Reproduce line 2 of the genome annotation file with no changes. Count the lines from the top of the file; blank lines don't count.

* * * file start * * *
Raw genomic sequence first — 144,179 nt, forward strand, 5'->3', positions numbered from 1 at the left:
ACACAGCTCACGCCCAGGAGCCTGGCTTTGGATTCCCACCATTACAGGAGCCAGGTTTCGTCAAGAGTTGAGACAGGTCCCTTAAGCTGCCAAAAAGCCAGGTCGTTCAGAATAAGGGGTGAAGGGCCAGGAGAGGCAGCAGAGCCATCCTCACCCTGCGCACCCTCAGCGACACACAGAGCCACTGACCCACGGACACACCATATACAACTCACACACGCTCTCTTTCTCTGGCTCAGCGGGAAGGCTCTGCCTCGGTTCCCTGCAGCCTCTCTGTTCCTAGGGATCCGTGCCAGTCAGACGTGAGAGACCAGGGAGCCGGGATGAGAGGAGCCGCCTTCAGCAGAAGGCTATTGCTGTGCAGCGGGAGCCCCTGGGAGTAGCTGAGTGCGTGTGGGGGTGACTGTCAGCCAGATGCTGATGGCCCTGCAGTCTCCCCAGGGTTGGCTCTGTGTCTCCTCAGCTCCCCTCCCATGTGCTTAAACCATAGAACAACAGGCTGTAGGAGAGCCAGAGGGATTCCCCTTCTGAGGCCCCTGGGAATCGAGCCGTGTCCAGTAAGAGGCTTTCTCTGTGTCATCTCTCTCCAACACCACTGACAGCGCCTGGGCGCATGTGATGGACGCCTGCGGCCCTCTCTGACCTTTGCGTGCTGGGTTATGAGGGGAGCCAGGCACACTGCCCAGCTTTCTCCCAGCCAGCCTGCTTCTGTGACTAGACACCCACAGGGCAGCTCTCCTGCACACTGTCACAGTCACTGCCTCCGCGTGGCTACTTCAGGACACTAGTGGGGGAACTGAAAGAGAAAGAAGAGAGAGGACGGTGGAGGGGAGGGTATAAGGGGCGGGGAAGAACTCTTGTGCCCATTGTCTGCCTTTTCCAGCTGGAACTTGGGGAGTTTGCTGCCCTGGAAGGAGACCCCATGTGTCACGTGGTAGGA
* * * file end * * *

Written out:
ACACAGCTCACGCCCAGGAGCCTGGCTTTGGATTCCCACCATTACAGGAGCCAGGTTTCGTCAAGAGTTGAGACAGGTCCCTTAAGCTGCCAAAAAGCCAGGTCGTTCAGAATAAGGGGTGAAGGGCCAGGAGAGGCAGCAGAGCCATCCTCACCCTGCGCACCCTCAGCGACACACAGAGCCACTGACCCACGGACACACCATATACAACTCACACACGCTCTCTTTCTCTGGCTCAGCGGGAAGGCTCTGCCTCGGTTCCCTGCAGCCTCTCTGTTCCTAGGGATCCGTGCCAGTCAGACGTGAGAGACCAGGGAGCCGGGATGAGAGGAGCCGCCTTCAGCAGAAGGCTATTGCTGTGCAGCGGGAGCCCCTGGGAGTAGCTGAGTGCGTGTGGGGGTGACTGTCAGCCAGATGCTGATGGCCCTGCAGTCTCCCCAGGGTTGGCTCTGTGTCTCCTCAGCTCCCCTCCCATGTGCTTAAACCATAGAACAACAGGCTGTAGGAGAGCCAGAGGGATTCCCCTTCTGAGGCCCCTGGGAATCGAGCCGTGTCCAGTAAGAGGCTTTCTCTGTGTCATCTCTCTCCAACACCACTGACAGCGCCTGGGCGCATGTGATGGACGCCTGCGGCCCTCTCTGACCTTTGCGTGCTGGGTTATGAGGGGAGCCAGGCACACTGCCCAGCTTTCTCCCAGCCAGCCTGCTTCTGTGACTAGACACCCACAGGGCAGCTCTCCTGCACACTGTCACAGTCACTGCCTCCGCGTGGCTACTTCAGGACACTAGTGGGGGAACTGAAAGAGAAAGAAGAGAGAGGACGGTGGAGGGGAGGGTATAAGGGGCGGGGAAGAACTCTTGTGCCCATTGTCTGCCTTTTCCAGCTGGAACTTGGGGAGTTTGCTGCCCTGGAAGGAGACCCCATGTGTCACGTGGTAGGA